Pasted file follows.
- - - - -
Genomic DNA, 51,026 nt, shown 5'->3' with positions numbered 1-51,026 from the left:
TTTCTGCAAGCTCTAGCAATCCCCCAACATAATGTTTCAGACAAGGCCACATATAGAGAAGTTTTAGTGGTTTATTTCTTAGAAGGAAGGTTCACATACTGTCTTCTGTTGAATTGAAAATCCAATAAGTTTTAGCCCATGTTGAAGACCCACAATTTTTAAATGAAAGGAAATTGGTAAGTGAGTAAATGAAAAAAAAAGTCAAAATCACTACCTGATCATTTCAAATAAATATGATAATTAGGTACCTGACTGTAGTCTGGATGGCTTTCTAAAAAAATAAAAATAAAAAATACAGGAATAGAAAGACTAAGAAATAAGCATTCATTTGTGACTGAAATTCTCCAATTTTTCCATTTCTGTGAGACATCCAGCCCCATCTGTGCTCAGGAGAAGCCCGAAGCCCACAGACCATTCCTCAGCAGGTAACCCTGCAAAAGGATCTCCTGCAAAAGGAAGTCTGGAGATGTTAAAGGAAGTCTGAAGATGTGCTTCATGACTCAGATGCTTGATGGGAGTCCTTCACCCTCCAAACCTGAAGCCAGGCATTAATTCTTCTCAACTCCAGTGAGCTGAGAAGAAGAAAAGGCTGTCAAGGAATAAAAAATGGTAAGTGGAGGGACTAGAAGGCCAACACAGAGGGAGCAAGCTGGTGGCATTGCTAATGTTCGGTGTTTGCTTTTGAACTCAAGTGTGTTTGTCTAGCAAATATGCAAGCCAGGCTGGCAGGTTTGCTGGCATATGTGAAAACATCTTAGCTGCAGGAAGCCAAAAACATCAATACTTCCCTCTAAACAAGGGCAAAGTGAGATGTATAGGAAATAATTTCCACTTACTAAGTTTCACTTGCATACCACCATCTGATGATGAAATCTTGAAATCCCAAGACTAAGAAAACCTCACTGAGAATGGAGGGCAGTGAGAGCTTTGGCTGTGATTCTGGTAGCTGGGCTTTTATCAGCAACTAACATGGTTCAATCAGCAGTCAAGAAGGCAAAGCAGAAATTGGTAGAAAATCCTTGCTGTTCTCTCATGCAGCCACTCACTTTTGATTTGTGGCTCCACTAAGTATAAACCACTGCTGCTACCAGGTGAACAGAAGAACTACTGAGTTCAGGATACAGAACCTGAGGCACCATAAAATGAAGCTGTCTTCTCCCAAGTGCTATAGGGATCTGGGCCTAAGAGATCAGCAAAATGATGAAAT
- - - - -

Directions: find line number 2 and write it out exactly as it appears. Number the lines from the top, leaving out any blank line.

TTTCTGCAAGCTCTAGCAATCCCCCAACATAATGTTTCAGACAAGGCCACATATAGAGAAGTTTTAGTGGTTTATTTCTTAGAAGGAAGGTTCACATACTGTCTTCTGTTGAATTGAAAATCCAATAAGTTTTAGCCCATGTTGAAGACCCACAATTTTTAAATGAAAGGAAATTGGTAAGTGAGTAAATGAAAAAAAAAGTCAAAATCACTACCTGATCATTTCAAATAAATATGATAATTAGGTACCTGACTGTAGTCTGGATGGCTTTCTAAAAAAATAAAAATAAAAAATACAGGAATAGAAAGACTAAGAAATAAGCATTCATTTGTGACTGAAATTCTCCAATTTTTCCATTTCTGTGAGACATCCAGCCCCATCTGTGCTCAGGAGAAGCCCGAAGCCCACAGACCATTCCTCAGCAGGTAACCCTGCAAAAGGATCTCCTGCAAAAGGAAGTCTGGAGATGTTAAAGGAAGTCTGAAGATGTGCTTCATGACTCAGATGCTTGATGGGAGTCCTTCACCCTCCAAACCTGAAGCCAGGCATTAATTCTTCTCAACTCCAGTGAGCTGAGAAGAAGAAAAGGCTGTCAAGGAATAAAAAATGGTAAGTGGAGGGACTAGAAGGCCAACACAGAGGGAGCAAGCTGGTGGCATTGCTAATGTTCGGTGTTTGCTTTTGAACTCAAGTGTGTTTGTCTAGCAAATATGCAAGCCAGGCTGGCAGGTTTGCTGGCATATGTGAAAACATCTTAGCTGCAGGAAGCCAAAAACATCAATACTTCCCTCTAAACAAGGGCAAAGTGAGATGTATAGGAAATAATTTCCACTTACTAAGTTTCACTTGCATACCACCATCTGATGATGAAATCTTGAAATCCCAAGACTAAGAAAACCTCACTGAGAATGGAGGGCAGTGAGAGCTTTGGCTGTGATTCTGGTAGCTGGGCTTTTATCAGCAACTAACATGGTTCAATCAGCAGTCAAGAAGGCAAAGCAGAAATTGGTAGAAAATCCTTGCTGTTCTCTCATGCAGCCACTCACTTTTGATTTGTGGCTCCACTAAGTATAAACCACTGCTGCTACCAGGTGAACAGAAGAACTACTGAGTTCAGGATACAGAACCTGAGGCACCATAAAATGAAGCTGTCTTCTCCCAAGTGCTATAGGGATCTGGGCCTAAGAGATCAGCAAAATGATGAAAT